This is the Facebook livestream of Living on Ohlone Land.
This panel is gathering to create opportunities for all people in Ohlone and neighboring territories to work together to re-envision the Bay Area community and what it means to live on Ohlone land.
Out of respect, prayers and rituals may not be captured by this livestream. If consent isn’t given to capture prayer and ritual, screen will go black and sound will be blocked as best as possible.
Interested in supporting local indigenous organizing? Consider throwing funds to the following campaigns:
1) Sogorea Te through the Shuumi Land Tax: http://sogoreate-landtrust.com/shuumi-land-tax
2) The West Berkeley Shellmound through the crowdrise campaign: https://www.crowdrise.com/save-the-west-berkeley-shellmound
3) The Run For Salmon: http://www.run4salmon.org/donations/1594
4) Indian Canyon: http://www.indiancanyonlife.org
HUGE shout out to Kubo for running this livestream and Cynthia Fong for all the live commentary and answering questions!!
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Living on Ohlone Land: Building Reciprocity with Indigenous Communities
This panel gathered to create opportunities for all people in Ohlone and neighboring territories to work together to re-envision the Bay Area community and what it means to live on Ohlone land. Panelists included Corrina Gould (Chochenyo and Karkin Ohlone), Ruth Orta (Him*re-n Ohlone, Bay Miwok, and Plains Miwok), Ann Marie Sayers (Mutsun Ohlone), Chief Caleen Sisk (Winnemem Wintu), and moderator Desirae Harp (Mishewal Wappo, Diné).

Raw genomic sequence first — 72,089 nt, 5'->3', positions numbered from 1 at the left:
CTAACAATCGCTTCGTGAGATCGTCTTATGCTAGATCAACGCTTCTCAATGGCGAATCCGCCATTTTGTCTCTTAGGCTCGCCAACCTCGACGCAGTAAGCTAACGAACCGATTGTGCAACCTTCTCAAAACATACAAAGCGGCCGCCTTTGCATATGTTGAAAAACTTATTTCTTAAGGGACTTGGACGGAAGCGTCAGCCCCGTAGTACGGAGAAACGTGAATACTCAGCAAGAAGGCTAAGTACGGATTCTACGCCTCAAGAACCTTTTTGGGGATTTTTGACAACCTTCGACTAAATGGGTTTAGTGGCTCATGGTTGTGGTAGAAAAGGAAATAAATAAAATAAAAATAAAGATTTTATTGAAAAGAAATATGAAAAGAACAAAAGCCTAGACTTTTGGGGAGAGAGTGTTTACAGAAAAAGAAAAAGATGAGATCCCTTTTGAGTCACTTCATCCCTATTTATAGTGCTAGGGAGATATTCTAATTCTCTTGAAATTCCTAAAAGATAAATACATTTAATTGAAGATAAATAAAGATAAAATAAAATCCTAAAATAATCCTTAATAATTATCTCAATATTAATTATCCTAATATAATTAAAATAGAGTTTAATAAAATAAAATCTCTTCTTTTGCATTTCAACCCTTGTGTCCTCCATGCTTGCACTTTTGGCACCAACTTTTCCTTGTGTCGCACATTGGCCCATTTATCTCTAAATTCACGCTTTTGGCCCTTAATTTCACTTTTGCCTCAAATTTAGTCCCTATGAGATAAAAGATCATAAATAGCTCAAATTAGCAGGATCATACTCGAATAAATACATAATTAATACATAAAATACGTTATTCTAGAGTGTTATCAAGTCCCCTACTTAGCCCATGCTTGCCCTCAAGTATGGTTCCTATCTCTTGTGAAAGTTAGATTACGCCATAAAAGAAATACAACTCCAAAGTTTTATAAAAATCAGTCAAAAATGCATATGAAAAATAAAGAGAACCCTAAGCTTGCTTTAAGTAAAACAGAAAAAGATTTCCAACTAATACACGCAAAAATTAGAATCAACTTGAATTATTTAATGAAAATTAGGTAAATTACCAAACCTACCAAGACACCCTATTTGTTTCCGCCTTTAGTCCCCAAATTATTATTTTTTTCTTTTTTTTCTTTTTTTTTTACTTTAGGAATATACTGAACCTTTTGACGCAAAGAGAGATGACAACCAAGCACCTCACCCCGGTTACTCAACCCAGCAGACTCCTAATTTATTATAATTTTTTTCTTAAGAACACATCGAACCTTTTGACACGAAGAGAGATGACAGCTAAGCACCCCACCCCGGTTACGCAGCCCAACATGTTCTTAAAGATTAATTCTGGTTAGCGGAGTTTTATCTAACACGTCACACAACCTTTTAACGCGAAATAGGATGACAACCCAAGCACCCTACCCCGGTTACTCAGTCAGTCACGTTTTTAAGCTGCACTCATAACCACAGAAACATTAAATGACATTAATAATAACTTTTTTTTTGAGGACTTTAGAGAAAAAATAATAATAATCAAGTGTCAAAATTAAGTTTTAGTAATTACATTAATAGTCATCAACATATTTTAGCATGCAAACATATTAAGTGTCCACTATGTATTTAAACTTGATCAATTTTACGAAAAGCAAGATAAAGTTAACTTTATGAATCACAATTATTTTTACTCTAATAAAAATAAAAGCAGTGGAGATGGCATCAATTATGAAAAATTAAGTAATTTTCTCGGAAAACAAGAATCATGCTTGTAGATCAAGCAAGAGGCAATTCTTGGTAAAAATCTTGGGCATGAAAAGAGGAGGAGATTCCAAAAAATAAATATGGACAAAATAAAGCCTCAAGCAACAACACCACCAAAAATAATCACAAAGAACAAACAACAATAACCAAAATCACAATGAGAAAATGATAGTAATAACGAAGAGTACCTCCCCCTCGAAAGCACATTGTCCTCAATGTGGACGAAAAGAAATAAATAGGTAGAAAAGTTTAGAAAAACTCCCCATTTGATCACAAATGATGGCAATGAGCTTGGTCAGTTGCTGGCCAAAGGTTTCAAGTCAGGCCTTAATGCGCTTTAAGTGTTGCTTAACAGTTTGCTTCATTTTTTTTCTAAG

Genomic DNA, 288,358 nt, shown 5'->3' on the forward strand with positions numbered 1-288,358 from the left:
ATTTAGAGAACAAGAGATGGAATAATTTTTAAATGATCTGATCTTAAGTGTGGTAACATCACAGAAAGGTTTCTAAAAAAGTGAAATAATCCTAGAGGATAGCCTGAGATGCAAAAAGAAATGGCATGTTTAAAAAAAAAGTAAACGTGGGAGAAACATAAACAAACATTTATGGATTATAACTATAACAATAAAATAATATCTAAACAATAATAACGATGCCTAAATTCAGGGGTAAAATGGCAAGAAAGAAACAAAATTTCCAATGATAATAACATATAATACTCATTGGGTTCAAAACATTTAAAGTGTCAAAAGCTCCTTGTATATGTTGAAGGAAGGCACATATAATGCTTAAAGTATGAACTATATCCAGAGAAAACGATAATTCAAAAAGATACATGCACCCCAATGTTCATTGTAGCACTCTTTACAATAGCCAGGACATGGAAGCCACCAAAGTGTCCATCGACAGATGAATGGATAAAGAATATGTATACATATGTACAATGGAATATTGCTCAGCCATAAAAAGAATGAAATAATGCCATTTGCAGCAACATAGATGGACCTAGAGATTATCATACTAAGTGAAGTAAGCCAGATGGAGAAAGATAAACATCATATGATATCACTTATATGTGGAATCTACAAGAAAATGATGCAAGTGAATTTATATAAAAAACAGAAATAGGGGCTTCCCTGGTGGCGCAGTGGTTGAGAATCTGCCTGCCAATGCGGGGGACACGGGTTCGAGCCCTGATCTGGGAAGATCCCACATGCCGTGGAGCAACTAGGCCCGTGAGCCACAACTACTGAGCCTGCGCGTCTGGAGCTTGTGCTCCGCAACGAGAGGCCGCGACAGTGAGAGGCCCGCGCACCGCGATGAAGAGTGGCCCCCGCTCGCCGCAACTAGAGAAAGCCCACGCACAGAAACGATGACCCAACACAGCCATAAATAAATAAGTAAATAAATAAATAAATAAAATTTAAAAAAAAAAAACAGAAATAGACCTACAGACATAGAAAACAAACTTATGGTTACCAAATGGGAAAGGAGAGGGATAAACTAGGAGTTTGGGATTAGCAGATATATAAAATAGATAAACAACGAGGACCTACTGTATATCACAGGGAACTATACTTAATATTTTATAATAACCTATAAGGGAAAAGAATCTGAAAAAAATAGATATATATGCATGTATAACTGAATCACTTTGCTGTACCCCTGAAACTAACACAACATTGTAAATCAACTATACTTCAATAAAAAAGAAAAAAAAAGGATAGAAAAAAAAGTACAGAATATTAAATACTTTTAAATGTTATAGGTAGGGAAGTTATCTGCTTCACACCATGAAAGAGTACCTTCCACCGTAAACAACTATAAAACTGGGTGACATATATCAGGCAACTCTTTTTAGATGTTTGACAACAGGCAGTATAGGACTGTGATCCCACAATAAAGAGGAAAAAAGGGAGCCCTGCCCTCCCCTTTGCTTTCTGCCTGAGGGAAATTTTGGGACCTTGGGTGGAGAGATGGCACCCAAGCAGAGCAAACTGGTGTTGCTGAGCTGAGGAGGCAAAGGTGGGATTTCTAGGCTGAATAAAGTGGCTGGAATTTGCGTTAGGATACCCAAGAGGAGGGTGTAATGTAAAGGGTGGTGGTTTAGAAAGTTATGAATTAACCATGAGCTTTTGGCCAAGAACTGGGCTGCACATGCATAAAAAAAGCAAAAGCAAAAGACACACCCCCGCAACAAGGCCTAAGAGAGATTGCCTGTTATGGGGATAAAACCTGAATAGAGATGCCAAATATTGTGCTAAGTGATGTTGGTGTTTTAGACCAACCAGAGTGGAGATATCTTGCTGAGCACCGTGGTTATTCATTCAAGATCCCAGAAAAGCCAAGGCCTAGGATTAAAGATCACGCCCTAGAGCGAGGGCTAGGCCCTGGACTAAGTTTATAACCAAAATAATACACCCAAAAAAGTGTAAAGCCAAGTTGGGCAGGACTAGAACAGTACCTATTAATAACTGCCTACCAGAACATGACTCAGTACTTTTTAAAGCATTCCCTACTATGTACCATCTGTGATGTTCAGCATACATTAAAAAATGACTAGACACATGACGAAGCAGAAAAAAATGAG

Whether we acknowledge it, we are always in relationship with Indigenous peoples by living in, organizing, and producing events on their ancestral homelands. There are hundreds of Native Nations working to reaffirm their sovereignty and protect cultural practices, traditional lands, waters, and natural resources – the entirety of North America (Turtle Island) is made up of distinct and overlapping Indigenous territories. Each decision we make, each action we take, affects Indigenous peoples. Organizations whose work is grounded in social justice or environmental protection have a distinct obligation to integrate local Indigenous communities and issues into their mission.
This panel covers:
Ohlone and Bay Area Indigenous practices and how people can build relationships with local Native people into their organization’s regular work.
Ohlone and Native Bay Area History & Geography.
Deepening our practical understanding of settler colonialism and being accountable to confronting Indigenous erasure here on Ohlone territories.
Respecting time-honored practices and the ways in which local Indigenous communities desire to be acknowledged by non-Natives, modeling practices of respect and permission between communities, such as the Ohlone and Winnemem Wintu of the Shasta region.
Awareness of how to avoid forms of tokenization, such as token involvement, invitations and superficial land acknowledgement.
Current Indigenous-led campaigns, including the Sogorea Te Land Trust, the fight to protect the West Berkeley Shellmound, and the Run for Salmon.